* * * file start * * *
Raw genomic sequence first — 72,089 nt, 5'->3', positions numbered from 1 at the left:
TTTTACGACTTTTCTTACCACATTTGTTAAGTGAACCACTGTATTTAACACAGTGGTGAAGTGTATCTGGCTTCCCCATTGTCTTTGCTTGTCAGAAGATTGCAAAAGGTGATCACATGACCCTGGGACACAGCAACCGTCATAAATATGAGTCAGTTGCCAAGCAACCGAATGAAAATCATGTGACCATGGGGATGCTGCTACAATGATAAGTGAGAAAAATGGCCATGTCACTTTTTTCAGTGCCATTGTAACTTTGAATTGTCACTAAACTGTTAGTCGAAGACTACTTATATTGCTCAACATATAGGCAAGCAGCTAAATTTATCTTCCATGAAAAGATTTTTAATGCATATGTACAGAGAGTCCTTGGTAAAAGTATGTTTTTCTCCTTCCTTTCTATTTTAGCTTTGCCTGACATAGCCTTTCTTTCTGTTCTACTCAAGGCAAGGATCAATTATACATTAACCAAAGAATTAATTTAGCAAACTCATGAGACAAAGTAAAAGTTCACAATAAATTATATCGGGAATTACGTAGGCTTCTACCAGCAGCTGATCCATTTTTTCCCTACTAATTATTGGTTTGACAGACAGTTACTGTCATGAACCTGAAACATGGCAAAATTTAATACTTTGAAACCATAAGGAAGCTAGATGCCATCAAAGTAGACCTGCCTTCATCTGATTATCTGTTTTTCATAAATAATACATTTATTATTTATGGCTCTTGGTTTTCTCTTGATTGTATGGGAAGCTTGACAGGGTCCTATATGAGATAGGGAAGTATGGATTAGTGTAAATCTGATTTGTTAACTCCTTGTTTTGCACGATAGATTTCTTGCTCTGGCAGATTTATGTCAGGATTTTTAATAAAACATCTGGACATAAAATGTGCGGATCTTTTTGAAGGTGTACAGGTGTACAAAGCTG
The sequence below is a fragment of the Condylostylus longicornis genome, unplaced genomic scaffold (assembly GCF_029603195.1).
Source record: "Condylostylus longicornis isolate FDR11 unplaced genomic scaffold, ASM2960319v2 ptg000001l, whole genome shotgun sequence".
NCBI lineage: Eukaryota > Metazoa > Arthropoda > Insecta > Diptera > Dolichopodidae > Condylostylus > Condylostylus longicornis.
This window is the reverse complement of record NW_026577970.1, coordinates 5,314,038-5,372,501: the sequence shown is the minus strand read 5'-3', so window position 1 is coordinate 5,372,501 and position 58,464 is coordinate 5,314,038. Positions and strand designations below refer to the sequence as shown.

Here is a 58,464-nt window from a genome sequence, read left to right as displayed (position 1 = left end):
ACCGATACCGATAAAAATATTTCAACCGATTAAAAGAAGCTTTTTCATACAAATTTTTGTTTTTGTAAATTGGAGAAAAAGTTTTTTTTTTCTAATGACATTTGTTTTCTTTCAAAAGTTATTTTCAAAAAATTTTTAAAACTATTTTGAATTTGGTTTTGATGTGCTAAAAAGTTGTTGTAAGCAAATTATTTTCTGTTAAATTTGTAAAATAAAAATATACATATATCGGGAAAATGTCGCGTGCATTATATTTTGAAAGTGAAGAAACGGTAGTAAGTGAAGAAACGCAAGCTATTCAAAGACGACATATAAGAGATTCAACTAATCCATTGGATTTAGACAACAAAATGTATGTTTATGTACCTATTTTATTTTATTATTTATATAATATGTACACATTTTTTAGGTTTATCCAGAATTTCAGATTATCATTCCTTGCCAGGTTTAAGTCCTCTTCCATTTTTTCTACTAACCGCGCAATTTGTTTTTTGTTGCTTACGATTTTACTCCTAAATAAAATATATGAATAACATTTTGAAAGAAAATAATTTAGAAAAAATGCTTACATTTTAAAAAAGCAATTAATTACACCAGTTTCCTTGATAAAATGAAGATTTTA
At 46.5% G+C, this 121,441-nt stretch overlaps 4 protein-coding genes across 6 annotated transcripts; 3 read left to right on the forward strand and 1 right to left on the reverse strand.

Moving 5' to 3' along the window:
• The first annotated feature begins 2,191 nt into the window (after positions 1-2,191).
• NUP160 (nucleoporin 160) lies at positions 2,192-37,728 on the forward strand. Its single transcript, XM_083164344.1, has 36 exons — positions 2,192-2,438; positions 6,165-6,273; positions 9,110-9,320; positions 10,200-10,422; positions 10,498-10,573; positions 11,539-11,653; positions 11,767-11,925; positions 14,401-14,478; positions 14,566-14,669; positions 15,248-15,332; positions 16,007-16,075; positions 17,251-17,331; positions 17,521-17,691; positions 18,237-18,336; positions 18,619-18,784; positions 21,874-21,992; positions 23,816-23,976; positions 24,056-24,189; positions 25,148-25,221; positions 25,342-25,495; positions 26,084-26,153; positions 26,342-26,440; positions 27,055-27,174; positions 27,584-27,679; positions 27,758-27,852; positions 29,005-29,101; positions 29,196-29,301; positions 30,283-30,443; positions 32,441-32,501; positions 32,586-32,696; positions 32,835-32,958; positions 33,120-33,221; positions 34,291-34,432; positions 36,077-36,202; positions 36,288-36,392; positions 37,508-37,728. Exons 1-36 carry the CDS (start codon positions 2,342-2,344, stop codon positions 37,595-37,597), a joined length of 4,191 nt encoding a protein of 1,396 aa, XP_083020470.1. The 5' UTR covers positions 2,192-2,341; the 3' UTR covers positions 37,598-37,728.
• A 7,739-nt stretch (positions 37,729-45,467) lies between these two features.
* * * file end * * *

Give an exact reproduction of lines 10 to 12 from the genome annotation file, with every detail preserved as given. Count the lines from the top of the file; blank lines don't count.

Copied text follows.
Moving 5' to 3' along the window:
• The first annotated feature begins 2,191 nt into the window (after positions 1-2,191).
• NUP160 (nucleoporin 160) lies at positions 2,192-37,728 on the forward strand. Its single transcript, XM_083164344.1, has 36 exons — positions 2,192-2,438; positions 6,165-6,273; positions 9,110-9,320; positions 10,200-10,422; positions 10,498-10,573; positions 11,539-11,653; positions 11,767-11,925; positions 14,401-14,478; positions 14,566-14,669; positions 15,248-15,332; positions 16,007-16,075; positions 17,251-17,331; positions 17,521-17,691; positions 18,237-18,336; positions 18,619-18,784; positions 21,874-21,992; positions 23,816-23,976; positions 24,056-24,189; positions 25,148-25,221; positions 25,342-25,495; positions 26,084-26,153; positions 26,342-26,440; positions 27,055-27,174; positions 27,584-27,679; positions 27,758-27,852; positions 29,005-29,101; positions 29,196-29,301; positions 30,283-30,443; positions 32,441-32,501; positions 32,586-32,696; positions 32,835-32,958; positions 33,120-33,221; positions 34,291-34,432; positions 36,077-36,202; positions 36,288-36,392; positions 37,508-37,728. Exons 1-36 carry the CDS (start codon positions 2,342-2,344, stop codon positions 37,595-37,597), a joined length of 4,191 nt encoding a protein of 1,396 aa, XP_083020470.1. The 5' UTR covers positions 2,192-2,341; the 3' UTR covers positions 37,598-37,728.